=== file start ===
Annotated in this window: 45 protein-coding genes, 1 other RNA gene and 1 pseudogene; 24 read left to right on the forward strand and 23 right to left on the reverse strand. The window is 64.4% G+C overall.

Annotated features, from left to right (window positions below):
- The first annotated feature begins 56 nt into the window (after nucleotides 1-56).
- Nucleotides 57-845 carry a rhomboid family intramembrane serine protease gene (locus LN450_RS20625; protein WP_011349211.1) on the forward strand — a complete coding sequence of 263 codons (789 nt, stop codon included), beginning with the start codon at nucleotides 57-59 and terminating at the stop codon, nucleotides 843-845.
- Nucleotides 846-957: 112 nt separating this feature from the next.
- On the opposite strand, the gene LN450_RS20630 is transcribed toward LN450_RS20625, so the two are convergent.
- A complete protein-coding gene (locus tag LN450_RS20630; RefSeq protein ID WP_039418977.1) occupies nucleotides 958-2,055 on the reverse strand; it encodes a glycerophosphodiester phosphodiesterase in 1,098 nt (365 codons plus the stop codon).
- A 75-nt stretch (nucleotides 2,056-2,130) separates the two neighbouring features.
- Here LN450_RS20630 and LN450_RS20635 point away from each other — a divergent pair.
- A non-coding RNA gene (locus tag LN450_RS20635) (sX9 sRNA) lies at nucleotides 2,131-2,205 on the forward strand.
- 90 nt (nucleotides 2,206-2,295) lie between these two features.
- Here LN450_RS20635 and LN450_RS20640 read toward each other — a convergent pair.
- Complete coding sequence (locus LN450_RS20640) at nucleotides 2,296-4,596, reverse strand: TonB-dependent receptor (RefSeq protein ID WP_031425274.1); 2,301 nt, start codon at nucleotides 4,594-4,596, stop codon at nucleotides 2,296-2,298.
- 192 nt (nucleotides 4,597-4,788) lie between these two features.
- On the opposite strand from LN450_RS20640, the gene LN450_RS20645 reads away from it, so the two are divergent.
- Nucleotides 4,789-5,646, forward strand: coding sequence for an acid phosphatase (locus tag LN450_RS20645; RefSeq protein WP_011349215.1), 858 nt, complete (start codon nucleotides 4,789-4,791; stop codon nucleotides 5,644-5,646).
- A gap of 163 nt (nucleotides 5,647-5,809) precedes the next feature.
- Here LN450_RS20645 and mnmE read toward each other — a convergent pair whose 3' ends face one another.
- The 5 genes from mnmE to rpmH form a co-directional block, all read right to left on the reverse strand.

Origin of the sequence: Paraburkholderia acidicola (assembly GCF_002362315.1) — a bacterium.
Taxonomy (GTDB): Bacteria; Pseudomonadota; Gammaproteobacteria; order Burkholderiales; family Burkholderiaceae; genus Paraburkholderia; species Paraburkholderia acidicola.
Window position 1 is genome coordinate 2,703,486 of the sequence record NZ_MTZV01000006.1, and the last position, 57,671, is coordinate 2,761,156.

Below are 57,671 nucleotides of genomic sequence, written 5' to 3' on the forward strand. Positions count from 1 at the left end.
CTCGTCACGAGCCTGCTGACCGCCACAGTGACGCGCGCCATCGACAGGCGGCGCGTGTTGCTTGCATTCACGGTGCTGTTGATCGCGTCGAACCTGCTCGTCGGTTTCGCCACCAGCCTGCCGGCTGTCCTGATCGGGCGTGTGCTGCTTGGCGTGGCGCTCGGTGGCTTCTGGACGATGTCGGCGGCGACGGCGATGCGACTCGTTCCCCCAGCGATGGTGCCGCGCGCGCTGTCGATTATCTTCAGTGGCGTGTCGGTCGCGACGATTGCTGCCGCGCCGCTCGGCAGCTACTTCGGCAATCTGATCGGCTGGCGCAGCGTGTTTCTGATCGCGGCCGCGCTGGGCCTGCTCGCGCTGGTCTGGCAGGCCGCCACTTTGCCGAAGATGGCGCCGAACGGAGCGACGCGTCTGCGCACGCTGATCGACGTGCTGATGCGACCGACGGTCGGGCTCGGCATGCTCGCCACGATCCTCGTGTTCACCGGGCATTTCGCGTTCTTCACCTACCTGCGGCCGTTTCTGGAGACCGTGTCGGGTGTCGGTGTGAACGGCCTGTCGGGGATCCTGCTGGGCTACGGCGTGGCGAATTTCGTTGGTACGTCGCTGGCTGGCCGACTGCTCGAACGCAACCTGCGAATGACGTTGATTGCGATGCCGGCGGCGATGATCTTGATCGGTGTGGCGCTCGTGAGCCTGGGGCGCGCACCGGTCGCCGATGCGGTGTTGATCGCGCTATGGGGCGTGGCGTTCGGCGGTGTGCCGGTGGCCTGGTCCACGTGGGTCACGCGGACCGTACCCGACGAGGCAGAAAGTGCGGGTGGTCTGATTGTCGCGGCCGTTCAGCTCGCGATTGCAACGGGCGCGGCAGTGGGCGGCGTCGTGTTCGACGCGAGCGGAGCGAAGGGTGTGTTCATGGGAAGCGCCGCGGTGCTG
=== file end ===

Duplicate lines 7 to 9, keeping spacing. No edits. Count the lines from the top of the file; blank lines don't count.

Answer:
- A complete protein-coding gene (locus tag LN450_RS20630; RefSeq protein ID WP_039418977.1) occupies nucleotides 958-2,055 on the reverse strand; it encodes a glycerophosphodiester phosphodiesterase in 1,098 nt (365 codons plus the stop codon).
- A 75-nt stretch (nucleotides 2,056-2,130) separates the two neighbouring features.
- Here LN450_RS20630 and LN450_RS20635 point away from each other — a divergent pair.